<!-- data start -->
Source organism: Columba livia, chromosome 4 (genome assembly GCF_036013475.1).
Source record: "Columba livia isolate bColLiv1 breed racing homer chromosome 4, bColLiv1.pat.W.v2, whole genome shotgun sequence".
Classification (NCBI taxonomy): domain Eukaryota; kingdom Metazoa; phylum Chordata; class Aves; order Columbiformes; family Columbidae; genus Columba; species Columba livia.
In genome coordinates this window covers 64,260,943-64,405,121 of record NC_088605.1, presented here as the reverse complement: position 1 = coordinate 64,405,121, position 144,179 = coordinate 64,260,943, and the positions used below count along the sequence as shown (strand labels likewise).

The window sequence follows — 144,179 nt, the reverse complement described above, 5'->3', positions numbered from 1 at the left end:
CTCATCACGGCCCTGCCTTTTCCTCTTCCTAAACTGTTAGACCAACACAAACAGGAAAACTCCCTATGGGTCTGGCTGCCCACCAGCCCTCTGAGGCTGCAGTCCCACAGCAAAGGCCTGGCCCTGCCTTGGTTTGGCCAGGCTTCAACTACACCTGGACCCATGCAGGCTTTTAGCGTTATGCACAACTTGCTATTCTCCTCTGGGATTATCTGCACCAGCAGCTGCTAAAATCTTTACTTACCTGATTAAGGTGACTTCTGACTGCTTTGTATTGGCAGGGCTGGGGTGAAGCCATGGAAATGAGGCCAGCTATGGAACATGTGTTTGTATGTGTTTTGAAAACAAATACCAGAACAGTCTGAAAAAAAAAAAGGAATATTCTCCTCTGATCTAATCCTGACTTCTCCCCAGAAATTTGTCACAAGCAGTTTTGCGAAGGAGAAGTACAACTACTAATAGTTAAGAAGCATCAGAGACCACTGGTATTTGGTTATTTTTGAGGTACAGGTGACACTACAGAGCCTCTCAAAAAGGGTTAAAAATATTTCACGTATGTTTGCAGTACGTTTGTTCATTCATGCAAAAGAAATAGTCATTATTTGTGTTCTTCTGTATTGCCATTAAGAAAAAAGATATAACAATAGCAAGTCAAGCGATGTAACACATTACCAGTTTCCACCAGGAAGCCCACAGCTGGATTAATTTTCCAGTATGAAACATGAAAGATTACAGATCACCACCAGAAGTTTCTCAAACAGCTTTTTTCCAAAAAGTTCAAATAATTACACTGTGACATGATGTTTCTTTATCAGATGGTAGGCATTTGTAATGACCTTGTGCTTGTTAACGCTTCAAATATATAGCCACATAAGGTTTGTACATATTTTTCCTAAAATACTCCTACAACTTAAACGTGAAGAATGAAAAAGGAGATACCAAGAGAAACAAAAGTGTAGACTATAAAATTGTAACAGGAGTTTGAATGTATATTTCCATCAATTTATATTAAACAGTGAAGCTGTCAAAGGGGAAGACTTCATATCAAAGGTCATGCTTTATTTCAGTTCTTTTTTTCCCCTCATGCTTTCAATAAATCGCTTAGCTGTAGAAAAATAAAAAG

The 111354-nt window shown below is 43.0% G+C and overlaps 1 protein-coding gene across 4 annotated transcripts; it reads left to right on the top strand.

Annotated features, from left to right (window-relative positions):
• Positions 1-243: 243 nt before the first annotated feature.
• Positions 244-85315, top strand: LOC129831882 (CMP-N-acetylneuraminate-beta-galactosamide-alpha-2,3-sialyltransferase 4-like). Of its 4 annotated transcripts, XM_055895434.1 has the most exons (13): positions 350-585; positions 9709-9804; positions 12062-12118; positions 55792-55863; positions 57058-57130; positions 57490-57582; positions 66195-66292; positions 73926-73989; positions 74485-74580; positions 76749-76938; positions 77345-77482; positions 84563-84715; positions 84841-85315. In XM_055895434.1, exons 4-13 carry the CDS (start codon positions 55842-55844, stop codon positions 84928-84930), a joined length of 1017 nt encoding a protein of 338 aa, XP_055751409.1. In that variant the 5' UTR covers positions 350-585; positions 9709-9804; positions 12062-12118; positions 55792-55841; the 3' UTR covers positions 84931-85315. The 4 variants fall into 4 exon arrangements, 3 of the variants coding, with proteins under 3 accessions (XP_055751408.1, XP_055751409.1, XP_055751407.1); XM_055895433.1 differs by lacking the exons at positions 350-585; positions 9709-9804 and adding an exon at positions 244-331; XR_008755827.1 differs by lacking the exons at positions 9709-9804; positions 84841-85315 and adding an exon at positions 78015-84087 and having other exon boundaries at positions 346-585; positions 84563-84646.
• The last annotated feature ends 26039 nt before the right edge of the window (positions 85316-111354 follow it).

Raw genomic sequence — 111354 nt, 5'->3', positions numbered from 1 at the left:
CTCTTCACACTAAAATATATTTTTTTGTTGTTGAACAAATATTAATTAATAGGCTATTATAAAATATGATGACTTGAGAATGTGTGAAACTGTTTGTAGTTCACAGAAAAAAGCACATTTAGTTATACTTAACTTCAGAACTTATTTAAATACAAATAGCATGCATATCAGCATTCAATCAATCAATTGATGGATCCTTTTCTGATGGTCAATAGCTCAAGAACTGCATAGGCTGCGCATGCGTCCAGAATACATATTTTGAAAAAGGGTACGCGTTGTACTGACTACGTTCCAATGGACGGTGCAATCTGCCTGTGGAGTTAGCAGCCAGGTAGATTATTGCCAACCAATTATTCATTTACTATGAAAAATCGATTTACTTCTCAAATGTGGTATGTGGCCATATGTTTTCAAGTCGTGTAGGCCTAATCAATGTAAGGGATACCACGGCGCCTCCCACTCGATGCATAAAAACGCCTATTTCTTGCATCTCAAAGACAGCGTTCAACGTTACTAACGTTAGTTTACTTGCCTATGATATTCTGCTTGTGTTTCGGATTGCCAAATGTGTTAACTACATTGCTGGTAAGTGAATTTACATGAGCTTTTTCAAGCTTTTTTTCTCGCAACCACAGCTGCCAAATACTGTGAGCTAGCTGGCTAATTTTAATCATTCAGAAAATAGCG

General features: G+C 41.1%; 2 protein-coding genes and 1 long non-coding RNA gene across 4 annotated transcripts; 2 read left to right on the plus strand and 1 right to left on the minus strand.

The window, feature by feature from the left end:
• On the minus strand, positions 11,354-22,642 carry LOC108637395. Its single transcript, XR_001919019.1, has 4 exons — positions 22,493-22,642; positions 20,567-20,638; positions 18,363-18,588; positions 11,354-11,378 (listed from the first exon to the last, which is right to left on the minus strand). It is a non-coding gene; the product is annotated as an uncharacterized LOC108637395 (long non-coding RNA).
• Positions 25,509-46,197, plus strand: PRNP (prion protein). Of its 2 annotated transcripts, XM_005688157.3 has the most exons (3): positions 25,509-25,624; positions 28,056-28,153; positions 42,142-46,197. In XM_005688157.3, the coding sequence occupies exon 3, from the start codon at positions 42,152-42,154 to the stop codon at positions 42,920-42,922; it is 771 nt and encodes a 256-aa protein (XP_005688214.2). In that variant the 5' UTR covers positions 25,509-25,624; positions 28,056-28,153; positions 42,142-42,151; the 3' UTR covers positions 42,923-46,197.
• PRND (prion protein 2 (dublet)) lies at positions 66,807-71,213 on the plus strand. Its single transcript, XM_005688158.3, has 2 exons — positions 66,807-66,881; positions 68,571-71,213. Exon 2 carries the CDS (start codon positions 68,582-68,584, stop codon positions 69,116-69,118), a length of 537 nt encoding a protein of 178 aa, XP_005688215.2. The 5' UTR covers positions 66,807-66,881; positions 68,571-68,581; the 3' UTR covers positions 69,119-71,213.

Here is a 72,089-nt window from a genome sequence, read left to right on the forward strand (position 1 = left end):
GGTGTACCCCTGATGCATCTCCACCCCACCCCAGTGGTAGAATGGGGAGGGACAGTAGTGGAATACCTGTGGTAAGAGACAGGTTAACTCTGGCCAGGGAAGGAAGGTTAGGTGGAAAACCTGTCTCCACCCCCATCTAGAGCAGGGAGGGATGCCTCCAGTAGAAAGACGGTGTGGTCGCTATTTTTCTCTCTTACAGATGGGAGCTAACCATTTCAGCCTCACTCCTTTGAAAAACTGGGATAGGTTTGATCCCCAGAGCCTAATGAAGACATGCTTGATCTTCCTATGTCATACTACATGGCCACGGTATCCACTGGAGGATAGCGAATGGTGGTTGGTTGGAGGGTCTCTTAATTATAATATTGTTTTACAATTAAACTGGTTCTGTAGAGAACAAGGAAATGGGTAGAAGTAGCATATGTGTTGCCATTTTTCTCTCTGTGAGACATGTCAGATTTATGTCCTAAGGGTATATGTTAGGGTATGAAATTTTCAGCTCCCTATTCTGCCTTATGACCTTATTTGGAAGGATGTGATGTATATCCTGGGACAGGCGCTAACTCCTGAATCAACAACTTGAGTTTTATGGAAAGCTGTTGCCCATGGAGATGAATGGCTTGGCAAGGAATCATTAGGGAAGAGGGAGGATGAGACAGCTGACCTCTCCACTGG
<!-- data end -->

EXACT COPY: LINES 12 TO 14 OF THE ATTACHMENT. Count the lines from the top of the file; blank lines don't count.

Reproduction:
Raw genomic sequence — 111354 nt, 5'->3', positions numbered from 1 at the left:
CTCTTCACACTAAAATATATTTTTTTGTTGTTGAACAAATATTAATTAATAGGCTATTATAAAATATGATGACTTGAGAATGTGTGAAACTGTTTGTAGTTCACAGAAAAAAGCACATTTAGTTATACTTAACTTCAGAACTTATTTAAATACAAATAGCATGCATATCAGCATTCAATCAATCAATTGATGGATCCTTTTCTGATGGTCAATAGCTCAAGAACTGCATAGGCTGCGCATGCGTCCAGAATACATATTTTGAAAAAGGGTACGCGTTGTACTGACTACGTTCCAATGGACGGTGCAATCTGCCTGTGGAGTTAGCAGCCAGGTAGATTATTGCCAACCAATTATTCATTTACTATGAAAAATCGATTTACTTCTCAAATGTGGTATGTGGCCATATGTTTTCAAGTCGTGTAGGCCTAATCAATGTAAGGGATACCACGGCGCCTCCCACTCGATGCATAAAAACGCCTATTTCTTGCATCTCAAAGACAGCGTTCAACGTTACTAACGTTAGTTTACTTGCCTATGATATTCTGCTTGTGTTTCGGATTGCCAAATGTGTTAACTACATTGCTGGTAAGTGAATTTACATGAGCTTTTTCAAGCTTTTTTTCTCGCAACCACAGCTGCCAAATACTGTGAGCTAGCTGGCTAATTTTAATCATTCAGAAAATAGCG

General features: G+C 41.1%; 2 protein-coding genes and 1 long non-coding RNA gene across 4 annotated transcripts; 2 read left to right on the plus strand and 1 right to left on the minus strand.